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[svg-native] What should the file extension be? #664
#266 is related (request for a separate MIME type that behaves like other image types re security)
MIME types and file extensions don't have to go hand-in-hand, of course. Having a separate file extension would make it easier for server configuration. But it's less useful for compatibility, since existing software wouldn't recognize it as SVG.
I strongly suggest keeping
When it comes to the MIME type the same may apply but on the server side. It took years to get
I have a lot of scepticism about a new MIME type.
That has a strong downside. Existing servers will serve it as image/svg+xml, which means that browsers will render it differently (in the case of features not supported by SVG Native) compared to an SVG Native renderer. We don't want that (see #665)
@svgeesus We already agreed that a valid SVG Native documents will always look the same in a SVG Native viewer as in a full SVG renderer. If the document is not valid to the subset the behavior is unspecified anyway. Therefore, I don’t see a benefit of a new MIME type but rather the problem of SVG Native not being supported in many many years! Keep in mind that it doesn’t only take time to get the support into the source code of server software but significantly longer to servers directly.
I know the difficulty of getting a new mime type etc, but just one comment re this...
One of the use cases for this might be things like avatars for websites etc. Currently SVG is not typically allowed in these cases due to the perceived risk of SVG's scripting and interactivity. If there isn't a mime type to put in a file input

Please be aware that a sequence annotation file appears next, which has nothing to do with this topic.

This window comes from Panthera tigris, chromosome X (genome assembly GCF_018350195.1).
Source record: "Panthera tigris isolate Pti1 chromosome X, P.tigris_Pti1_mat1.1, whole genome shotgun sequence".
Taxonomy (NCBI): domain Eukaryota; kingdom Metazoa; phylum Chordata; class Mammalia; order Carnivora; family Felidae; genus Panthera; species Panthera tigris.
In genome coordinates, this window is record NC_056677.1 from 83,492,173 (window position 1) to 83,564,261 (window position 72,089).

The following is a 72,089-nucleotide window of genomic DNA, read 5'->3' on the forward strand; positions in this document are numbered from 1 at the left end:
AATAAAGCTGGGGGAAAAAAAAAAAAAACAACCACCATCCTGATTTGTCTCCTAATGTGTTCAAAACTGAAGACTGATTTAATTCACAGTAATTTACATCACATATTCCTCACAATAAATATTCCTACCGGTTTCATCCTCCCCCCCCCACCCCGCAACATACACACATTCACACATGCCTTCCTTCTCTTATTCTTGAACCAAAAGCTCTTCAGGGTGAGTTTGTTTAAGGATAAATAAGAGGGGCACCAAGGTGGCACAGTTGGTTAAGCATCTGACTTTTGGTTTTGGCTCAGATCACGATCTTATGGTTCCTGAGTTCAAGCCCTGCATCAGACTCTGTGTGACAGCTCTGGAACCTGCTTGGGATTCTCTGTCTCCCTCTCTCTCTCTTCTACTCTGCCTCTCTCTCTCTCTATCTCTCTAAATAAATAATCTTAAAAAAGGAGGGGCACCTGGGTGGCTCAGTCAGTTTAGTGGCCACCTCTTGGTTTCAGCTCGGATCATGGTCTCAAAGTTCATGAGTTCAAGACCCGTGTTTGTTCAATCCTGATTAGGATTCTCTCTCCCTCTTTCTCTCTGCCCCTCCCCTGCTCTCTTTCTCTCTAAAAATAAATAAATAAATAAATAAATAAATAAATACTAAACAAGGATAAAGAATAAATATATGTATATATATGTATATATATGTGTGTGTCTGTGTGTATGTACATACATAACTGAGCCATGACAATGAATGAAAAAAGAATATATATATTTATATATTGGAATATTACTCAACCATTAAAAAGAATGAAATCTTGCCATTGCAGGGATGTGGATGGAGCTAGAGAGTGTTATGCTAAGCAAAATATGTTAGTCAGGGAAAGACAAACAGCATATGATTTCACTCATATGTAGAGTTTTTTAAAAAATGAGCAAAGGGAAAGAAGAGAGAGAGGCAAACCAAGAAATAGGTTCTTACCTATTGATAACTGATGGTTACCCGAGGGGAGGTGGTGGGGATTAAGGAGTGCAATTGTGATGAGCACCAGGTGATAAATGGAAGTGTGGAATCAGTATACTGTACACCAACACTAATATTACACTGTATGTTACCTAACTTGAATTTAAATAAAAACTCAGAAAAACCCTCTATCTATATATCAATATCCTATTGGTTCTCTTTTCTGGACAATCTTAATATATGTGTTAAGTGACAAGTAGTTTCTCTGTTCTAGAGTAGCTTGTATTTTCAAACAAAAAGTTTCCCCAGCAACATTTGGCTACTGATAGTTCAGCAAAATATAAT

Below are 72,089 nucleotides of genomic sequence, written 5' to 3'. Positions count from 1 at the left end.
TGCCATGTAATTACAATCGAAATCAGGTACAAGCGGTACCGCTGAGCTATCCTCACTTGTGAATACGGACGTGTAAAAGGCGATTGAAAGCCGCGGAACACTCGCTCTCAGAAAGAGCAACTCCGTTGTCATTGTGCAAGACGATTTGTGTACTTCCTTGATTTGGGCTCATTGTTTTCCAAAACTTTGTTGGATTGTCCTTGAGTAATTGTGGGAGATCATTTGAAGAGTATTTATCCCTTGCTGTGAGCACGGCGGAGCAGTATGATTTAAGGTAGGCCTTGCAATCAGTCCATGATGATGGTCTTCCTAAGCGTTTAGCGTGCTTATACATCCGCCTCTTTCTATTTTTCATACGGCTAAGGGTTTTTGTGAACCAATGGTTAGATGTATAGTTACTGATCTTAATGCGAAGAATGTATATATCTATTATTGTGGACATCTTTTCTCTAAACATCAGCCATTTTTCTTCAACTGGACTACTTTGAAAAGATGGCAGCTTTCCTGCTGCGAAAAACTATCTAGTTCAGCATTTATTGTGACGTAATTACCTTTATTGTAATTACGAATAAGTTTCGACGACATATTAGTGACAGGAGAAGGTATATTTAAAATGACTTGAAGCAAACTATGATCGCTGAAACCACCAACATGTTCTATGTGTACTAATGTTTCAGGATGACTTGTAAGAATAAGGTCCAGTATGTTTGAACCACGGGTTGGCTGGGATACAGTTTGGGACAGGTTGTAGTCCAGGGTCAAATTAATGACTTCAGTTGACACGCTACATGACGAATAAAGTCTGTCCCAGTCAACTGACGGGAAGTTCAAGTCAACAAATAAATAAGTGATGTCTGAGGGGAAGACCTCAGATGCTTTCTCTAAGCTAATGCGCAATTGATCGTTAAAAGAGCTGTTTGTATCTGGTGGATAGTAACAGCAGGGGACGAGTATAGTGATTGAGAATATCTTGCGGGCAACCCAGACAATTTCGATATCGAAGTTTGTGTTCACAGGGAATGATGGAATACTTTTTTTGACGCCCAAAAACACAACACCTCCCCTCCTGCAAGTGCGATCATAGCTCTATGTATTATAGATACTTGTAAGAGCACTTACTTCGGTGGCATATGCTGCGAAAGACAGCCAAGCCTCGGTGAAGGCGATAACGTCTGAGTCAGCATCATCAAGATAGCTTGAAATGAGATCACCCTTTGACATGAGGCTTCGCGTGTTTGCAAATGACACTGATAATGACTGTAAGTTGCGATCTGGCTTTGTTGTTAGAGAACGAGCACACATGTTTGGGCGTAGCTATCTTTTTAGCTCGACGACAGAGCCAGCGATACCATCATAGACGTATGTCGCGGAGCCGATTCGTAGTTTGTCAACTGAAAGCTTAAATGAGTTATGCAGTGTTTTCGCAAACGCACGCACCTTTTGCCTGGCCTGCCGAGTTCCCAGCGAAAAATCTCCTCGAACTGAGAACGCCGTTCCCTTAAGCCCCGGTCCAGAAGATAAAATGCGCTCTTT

@BigBadaboom that is a good point. What holds you up to still add SVG features to that document? Or the renderer to be a full-SVG-renderer able to process this SVG file?
On the other hand, the MIME type maybe a way to enforce an SVG parser/renderer to go to a more strict mode if it would have one. It requires the whole industry to agree to fall back to the strict mode and not simply use the full-SVG parser to be effective though.
That said, SVG used in an
Also, should there be an another extension for compressed SVG Native documents? If so, then the possible options could look like this:
New extension, new mime type
New extension, old mime type
Old extension, old mime type
Realistically no (in theory we could, but most servers map file extensions to MIME types 1:1 so this would be a very bad idea in practice).
The use case of getting SVG in places (forum and wordpress image uploads, etc) where it is currently banned (because it has script execution, external references, and interactivity) is a significant one in my opinion. And that argues for a new MIME type.
The SVG Working Group just discussed
The full IRC log of that discussion<AmeliaBR> Topic: SVG Native file extension
<AmeliaBR> Github: https://github.com//issues/664
<AmeliaBR> Chris: to me, file extension and MIME type are intrically connected. Most servers map extensions to media type. Different extensions same media type is do-able, but what's the point?
<AmeliaBR> ... Given that there are servers that restrict the use of SVG (e.g., image uploads from user) because of security requirements, so a new extension & type is useful.